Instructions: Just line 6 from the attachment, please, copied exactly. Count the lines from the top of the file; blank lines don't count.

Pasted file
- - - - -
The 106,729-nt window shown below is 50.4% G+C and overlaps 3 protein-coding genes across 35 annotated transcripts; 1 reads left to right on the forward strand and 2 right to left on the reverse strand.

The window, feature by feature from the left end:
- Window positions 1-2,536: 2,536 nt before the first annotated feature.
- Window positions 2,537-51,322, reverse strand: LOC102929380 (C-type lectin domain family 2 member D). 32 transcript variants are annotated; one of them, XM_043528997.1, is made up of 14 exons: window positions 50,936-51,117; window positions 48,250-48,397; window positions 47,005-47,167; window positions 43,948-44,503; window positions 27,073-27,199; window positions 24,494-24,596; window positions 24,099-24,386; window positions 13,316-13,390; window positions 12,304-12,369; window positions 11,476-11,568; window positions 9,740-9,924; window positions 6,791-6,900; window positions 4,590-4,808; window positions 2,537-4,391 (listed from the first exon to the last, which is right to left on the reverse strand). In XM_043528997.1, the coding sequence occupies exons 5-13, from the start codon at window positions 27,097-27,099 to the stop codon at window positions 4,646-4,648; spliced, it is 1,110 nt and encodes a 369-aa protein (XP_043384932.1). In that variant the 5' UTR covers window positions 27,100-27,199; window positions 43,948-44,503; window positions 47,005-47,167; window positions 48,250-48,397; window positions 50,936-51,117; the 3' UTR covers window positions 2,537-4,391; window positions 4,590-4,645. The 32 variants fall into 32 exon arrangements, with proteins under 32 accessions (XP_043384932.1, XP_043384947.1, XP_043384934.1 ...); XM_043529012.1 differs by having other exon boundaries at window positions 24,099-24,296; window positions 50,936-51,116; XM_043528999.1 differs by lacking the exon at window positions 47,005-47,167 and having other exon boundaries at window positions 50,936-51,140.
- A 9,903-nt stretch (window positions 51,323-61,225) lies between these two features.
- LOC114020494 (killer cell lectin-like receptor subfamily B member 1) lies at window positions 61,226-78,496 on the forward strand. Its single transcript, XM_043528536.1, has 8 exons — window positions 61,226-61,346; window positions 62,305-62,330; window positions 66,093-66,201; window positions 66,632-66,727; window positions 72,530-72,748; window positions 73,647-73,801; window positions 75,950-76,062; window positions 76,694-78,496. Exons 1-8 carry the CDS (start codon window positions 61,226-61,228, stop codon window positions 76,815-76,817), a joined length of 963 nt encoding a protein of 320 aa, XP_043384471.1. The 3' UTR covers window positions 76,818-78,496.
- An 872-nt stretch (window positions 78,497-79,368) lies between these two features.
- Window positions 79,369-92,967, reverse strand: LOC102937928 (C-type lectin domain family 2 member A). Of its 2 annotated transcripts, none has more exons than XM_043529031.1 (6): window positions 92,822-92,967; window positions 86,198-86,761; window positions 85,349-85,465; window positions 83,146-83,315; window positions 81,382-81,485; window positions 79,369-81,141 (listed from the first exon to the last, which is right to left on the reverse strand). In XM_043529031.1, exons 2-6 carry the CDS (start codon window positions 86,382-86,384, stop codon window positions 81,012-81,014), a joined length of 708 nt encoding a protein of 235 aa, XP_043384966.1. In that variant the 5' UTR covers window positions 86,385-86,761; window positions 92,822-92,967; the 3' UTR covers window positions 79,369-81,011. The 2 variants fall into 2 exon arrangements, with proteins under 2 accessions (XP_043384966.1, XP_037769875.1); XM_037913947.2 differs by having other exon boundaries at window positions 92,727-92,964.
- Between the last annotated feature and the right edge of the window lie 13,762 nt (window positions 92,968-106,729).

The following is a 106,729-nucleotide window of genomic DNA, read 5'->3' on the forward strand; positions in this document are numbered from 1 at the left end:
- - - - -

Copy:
- LOC114020494 (killer cell lectin-like receptor subfamily B member 1) lies at window positions 61,226-78,496 on the forward strand. Its single transcript, XM_043528536.1, has 8 exons — window positions 61,226-61,346; window positions 62,305-62,330; window positions 66,093-66,201; window positions 66,632-66,727; window positions 72,530-72,748; window positions 73,647-73,801; window positions 75,950-76,062; window positions 76,694-78,496. Exons 1-8 carry the CDS (start codon window positions 61,226-61,228, stop codon window positions 76,815-76,817), a joined length of 963 nt encoding a protein of 320 aa, XP_043384471.1. The 3' UTR covers window positions 76,818-78,496.